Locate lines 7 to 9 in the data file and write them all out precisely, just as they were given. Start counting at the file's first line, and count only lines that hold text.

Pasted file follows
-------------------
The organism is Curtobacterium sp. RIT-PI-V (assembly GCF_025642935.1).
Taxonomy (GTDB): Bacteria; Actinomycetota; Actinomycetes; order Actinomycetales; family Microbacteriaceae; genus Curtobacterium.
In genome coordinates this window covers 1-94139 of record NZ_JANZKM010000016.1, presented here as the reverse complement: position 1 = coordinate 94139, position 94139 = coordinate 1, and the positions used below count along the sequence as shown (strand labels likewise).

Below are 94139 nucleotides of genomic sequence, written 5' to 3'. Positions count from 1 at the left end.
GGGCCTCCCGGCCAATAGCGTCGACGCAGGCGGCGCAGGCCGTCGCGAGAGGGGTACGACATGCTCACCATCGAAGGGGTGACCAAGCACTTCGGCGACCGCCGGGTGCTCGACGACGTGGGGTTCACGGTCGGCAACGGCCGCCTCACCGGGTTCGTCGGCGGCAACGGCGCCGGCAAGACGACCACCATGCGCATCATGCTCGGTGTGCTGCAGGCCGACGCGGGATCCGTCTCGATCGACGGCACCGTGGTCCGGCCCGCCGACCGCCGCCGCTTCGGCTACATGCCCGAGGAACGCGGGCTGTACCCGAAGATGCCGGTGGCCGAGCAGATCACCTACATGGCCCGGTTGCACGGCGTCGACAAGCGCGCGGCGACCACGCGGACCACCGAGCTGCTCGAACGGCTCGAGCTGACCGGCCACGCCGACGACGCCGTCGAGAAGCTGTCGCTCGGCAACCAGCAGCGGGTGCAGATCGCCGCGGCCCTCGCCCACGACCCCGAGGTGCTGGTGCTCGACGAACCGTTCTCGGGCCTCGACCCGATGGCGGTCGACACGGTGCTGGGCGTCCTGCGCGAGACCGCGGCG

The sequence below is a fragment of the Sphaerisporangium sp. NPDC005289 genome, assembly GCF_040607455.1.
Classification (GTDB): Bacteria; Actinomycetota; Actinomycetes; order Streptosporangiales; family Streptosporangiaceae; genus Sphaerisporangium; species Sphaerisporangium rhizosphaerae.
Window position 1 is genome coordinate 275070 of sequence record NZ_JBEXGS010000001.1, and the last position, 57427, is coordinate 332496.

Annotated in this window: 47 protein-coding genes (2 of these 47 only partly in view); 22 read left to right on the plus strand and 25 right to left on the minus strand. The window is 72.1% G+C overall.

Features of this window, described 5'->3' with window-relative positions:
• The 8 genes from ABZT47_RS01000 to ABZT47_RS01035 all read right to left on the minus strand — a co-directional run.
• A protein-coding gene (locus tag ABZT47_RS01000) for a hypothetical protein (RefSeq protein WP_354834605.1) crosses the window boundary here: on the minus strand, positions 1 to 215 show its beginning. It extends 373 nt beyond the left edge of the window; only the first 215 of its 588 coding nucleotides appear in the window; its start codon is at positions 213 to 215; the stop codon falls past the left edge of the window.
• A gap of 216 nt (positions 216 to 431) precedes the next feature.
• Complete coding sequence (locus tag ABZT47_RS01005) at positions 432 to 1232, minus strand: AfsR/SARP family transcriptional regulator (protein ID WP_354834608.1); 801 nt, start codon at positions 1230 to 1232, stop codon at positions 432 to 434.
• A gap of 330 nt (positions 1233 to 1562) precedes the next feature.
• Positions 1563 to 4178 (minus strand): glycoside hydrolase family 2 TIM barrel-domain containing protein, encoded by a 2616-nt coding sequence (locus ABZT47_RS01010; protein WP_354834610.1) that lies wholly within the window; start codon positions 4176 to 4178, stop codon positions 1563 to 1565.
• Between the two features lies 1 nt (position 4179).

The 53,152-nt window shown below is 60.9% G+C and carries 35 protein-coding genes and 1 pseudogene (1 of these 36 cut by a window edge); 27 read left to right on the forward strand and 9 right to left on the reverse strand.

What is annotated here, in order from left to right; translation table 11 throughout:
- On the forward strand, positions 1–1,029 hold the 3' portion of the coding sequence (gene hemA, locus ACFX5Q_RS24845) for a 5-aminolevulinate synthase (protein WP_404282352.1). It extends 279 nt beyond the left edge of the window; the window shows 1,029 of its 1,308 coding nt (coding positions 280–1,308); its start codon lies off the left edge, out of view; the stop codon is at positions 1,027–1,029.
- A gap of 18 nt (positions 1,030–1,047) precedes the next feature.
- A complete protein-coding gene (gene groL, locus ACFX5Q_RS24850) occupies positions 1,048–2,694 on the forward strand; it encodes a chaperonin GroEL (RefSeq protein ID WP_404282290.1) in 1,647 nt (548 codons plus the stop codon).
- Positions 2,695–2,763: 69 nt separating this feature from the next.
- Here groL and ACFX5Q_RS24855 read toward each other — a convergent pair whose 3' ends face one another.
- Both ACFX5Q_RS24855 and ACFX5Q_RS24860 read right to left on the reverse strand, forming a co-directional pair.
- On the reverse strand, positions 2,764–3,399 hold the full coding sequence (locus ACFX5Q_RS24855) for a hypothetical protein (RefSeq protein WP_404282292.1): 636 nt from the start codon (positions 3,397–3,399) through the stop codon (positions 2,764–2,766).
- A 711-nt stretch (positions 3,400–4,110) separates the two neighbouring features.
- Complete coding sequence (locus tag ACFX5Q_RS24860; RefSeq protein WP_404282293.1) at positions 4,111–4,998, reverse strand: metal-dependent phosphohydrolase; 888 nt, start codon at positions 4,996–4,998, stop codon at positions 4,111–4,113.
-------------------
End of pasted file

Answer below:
Classification (GTDB): Bacteria; Actinomycetota; Actinomycetes; order Streptosporangiales; family Streptosporangiaceae; genus Sphaerisporangium; species Sphaerisporangium rhizosphaerae.
Window position 1 is genome coordinate 275070 of sequence record NZ_JBEXGS010000001.1, and the last position, 57427, is coordinate 332496.

Annotated in this window: 47 protein-coding genes (2 of these 47 only partly in view); 22 read left to right on the plus strand and 25 right to left on the minus strand. The window is 72.1% G+C overall.